You might add that colonies started by British trading firms frequently used the services of indentured servants, folks who couldn’t pay their debts who worked many years paying off those debts (covered by the trading firm to the original person they owed) and the lowest rates. Some worked more than 20 years to get out of servitude. But the trading firms got very cheap labor. Kind of like the current policies of the Republican right.

  64. Whitewitch says:

    OMG John…yes OMG, I love this guy…this is the BEST ever video. I watched the whole thing and am sharing with my friends. He should be picked up by the President and shown as a public service announcement!!! Thank you for sharing! Love you too~

  65. ArthurH says:

    Another reason is that the health insurance people are penny wise and dollar foolish. I remember when my family’s doctor retired he lamented that the insurance firms had ruined practicing medicine for him. In earlier days, when Medicare specified that a patient should be out of the hospital in a certain number of days, he could phone the Medicare offices, explain why the patient needed a few extra days to recuperate, and in nearly all cases they’d grant the request as the doctor was seeing the patient first hand and knew his condition. But the insurance firms seldom if ever grant extensions. This usually resulted in the person not fully recuperated being sent home, having a relapse, and being readmitted. It was costing the insurance way more than if they listened to the on-site doctor. But the folks answering the calls from doctors earned bonuses on the basis of how they “saved” the company money but not granting extensions. The doctor also complained that he lost patients because the HMOs wouldn’t put him in their networks of approved physicians because he took the patients’ side too often and put their well-being ahead of the insurance firm’s profits.

  66. hoplite_i says:

    A big part of it is the salary, stock options, and other compensation for people like Steven J Helmsly. This one guy pulled in over a billion dollars in ten years, and really didn’t provide any healthcare to anybody.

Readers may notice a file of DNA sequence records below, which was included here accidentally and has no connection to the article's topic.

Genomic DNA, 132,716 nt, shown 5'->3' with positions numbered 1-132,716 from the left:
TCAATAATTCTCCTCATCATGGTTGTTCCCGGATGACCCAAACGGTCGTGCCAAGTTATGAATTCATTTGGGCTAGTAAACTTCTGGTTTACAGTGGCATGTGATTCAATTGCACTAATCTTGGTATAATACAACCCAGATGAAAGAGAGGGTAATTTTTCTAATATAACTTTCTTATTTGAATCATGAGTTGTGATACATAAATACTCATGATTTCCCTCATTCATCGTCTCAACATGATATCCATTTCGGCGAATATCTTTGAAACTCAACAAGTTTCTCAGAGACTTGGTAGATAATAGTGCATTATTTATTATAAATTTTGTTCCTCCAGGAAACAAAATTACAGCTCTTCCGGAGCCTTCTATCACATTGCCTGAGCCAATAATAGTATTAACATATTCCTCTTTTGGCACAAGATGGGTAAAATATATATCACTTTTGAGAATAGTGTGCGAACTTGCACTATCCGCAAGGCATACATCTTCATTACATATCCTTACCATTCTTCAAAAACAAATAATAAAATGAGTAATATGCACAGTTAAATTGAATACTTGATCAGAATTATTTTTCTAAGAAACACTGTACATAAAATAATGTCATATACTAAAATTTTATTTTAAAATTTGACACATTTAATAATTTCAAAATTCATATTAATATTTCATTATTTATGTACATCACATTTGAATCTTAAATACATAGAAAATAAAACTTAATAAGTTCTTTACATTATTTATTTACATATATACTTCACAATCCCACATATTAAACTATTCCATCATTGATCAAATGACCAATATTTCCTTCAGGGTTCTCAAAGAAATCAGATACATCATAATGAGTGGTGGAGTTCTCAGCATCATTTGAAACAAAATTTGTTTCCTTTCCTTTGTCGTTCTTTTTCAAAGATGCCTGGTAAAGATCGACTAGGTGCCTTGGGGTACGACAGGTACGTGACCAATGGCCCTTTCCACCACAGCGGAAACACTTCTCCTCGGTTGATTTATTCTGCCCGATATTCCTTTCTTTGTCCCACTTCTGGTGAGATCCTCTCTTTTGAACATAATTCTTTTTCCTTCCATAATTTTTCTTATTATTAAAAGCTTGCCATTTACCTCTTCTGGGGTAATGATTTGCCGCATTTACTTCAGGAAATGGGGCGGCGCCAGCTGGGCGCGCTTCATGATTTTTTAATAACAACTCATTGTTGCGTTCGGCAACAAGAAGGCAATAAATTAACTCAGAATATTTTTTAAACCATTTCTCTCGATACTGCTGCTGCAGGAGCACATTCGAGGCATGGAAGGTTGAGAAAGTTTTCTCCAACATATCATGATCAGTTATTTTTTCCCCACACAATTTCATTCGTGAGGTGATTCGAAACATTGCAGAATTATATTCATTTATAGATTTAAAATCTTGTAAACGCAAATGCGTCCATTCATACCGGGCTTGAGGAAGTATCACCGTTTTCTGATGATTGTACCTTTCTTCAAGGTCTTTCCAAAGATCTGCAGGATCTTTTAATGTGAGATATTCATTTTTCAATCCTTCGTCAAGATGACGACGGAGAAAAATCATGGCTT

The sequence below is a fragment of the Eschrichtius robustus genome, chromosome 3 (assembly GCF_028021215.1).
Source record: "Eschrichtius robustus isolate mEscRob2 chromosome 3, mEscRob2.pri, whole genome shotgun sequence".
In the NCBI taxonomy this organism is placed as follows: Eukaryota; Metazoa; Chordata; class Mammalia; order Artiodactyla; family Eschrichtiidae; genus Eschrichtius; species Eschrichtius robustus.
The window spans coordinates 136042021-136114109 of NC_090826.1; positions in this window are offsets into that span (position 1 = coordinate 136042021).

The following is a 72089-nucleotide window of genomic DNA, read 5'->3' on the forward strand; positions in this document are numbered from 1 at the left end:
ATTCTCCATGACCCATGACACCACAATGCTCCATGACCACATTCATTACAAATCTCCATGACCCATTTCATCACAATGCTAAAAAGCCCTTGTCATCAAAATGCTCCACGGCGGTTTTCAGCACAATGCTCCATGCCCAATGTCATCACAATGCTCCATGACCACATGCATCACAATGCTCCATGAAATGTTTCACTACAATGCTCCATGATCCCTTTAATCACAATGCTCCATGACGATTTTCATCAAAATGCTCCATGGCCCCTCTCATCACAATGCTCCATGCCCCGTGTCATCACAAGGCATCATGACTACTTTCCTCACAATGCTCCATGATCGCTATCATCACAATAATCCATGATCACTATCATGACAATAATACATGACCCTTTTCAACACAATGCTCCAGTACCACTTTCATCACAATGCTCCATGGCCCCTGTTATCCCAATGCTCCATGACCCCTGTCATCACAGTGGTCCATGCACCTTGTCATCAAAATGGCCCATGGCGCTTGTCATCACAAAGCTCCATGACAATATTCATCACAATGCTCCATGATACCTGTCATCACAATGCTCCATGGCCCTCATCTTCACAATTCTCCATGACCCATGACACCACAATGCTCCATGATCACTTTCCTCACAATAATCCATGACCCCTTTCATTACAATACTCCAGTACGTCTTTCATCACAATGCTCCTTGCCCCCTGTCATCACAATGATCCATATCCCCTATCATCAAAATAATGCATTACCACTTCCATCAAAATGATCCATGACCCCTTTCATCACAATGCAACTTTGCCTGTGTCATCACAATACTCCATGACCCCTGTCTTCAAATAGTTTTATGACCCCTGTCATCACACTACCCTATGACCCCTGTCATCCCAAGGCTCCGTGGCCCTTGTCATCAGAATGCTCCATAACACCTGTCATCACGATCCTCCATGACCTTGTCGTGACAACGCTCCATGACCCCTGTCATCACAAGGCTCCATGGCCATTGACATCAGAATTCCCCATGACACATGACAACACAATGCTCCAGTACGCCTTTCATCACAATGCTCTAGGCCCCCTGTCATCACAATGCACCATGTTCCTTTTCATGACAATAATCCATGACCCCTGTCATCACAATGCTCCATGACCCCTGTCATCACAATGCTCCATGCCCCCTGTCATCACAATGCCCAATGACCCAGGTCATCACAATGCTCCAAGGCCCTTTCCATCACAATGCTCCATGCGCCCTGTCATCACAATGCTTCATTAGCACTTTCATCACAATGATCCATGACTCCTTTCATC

67. nicho says:

    Or that the Pilgrims were the first illegal immigrants and that the first thing they did was steal the natives’ winter supply of corn. They had a warrant that allowed them to live in Virginia, but they decided to settle in what is now Massachusetts instead. They first landed in Provincetown, but since T-Dance was over for the season, they decided to move on to Plymouth. They never met the natives in Ptown, but they found their winter corn supply and stole it.

  68. Drew2u says:

    Does the American History section cover America being founded by the largest corporation in existence at the time (Jamestown via the East India Trading Company) followed by the puritans/pilgrims who moved to the colonies because they couldn’t enact laws against dancing in England?

  69. Drew2u says:

    Funny, with the only 3 insurance companies in my area: Anthem Blue Cross Blue Shield, WPS, and Humana, only the Humana plans (10 out of 35) allow for any mental health coverage and that’s a 50% copay with 1-year waiting period.

  70. Higgs Boson says:

    Just FYI, this guy and his cohorts have a whole YouTube channel called CrashCourse, where he covers, well, a crap-ton of different subjects, all in the same style (and with the added benefit of animated interludes to help explain stuff). Every installment is roughly 8-10 minutes long and they’re as addictive as they are informative. I’ve been working my way through the American History and World History series, and I’m hooked. Also, while I don’t think there’s a *deliberately* progressive slant to the way they cover various subjects, reality does tend to have a well-known liberal bias and they don’t shy away from that either, with very little “teach the controversy” nonsense, which is refreshing. Anyway, if you liked this, it’s well worth checking out.

  71. lynchie says:

    Teaching first grade is grueling if you are not half lit. Their tiny screaming voices would make having a couple of bloody marys for breakfast a mandatory job requirement.

  72. nicho says:

    If you want an education on the cost of healthcare, apart from a seven-minute video, I recommend this site.